“…the U.S. government [is] effectively bankrupt”
“…when rational gloom sets in, the U.S. economy will likely ‘go critical.'”
“…the decline and fall of America’s undeclared empire will be due not to terrorists at our gates nor to the rogue regimes that sponsor them, but to a fiscal crisis of the welfare state.”
Who is making these wild statements? Is it a “not-to-be-trusted”, liberal economist like Paul Krugman or Brad DeLong each of whom have warned of an impending “fiscal train wreck” and “fiscal catastrophe”? No. The statements are from Laurence Kotlikoff, one of the world’s most prominent economists, and Niall Ferguson, one of the world’s most prominent historians – both are whom are considered to be conservatives (more on that shortly).
Kotlikoff and Ferguson base their gloomy forecast on a study commissioned by Paul O’Neill before he was booted out of the administration. The study says the following: we know that there will be a deficit this year and one next year and probably one after that – suppose we add up all the future deficits and surpluses for as far as we can see and discount these to present value. What do we get? The answer: 45 trillion dollars of debt.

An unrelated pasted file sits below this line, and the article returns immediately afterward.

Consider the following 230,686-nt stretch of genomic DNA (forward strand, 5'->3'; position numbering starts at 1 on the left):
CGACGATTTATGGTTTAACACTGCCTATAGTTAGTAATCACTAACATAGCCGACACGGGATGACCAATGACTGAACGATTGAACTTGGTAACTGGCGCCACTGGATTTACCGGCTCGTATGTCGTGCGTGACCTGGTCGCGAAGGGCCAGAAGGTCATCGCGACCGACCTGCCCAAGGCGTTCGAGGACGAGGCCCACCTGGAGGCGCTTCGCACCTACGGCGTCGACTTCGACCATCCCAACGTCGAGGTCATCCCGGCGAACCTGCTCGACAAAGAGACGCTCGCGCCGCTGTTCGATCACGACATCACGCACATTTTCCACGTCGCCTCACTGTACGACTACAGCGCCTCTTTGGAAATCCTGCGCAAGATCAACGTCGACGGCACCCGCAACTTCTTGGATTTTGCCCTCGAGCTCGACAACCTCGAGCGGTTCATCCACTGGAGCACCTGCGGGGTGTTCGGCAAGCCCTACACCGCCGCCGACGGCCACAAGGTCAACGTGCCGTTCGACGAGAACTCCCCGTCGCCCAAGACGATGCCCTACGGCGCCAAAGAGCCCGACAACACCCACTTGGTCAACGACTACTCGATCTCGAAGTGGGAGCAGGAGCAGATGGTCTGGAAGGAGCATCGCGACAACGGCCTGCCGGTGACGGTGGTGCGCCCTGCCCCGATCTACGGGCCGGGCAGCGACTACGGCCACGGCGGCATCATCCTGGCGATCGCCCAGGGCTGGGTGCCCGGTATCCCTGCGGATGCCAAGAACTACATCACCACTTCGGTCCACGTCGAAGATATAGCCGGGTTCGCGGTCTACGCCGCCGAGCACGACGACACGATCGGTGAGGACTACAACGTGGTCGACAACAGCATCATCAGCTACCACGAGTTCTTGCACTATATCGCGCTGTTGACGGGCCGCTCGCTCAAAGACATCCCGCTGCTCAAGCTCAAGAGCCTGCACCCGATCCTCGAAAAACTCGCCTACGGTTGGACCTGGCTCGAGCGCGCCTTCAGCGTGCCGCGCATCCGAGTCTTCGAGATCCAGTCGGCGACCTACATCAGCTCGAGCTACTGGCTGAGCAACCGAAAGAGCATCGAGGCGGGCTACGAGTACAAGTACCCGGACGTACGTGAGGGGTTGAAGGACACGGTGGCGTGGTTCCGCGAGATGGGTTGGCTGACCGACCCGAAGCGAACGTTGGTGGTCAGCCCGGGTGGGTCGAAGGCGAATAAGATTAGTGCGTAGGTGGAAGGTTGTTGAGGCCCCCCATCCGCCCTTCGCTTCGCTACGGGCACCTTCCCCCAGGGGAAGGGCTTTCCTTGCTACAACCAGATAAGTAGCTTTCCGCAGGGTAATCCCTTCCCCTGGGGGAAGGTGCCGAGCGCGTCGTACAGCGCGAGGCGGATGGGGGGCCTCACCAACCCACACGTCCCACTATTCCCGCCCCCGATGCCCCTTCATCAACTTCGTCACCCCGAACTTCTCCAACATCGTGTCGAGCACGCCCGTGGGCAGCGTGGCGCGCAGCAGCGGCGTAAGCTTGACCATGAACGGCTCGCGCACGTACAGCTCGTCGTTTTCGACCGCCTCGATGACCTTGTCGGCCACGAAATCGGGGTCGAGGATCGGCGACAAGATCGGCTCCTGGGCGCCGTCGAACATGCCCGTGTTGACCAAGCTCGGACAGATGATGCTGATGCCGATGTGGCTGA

We do not have 45 trillion dollars. What then can we do? Here is why conservatives should not ignore the warnings of Kotlikoff and Ferguson, even when they deride similar pronouncements from Krugman and DeLong, because Kotlikoff and Ferguson argue that taxing ourselves out of this mess is not a desirable option. Instead, they argue that we must a) “discipline Medicare spending” (this was written before the prescription drug plan passed!) by eliminating “entirely the traditional fee-for-service option and giv[ing] all Medicare participants a voucher to purchase private health insurance.” and b) “privatize social security.”
Kotlikoff and Ferguson are not optimistic about the political viability of these actions, hence the opening quotes.
I worry when intelligent people on both the right and left start to talk about the U.S. “going critical.”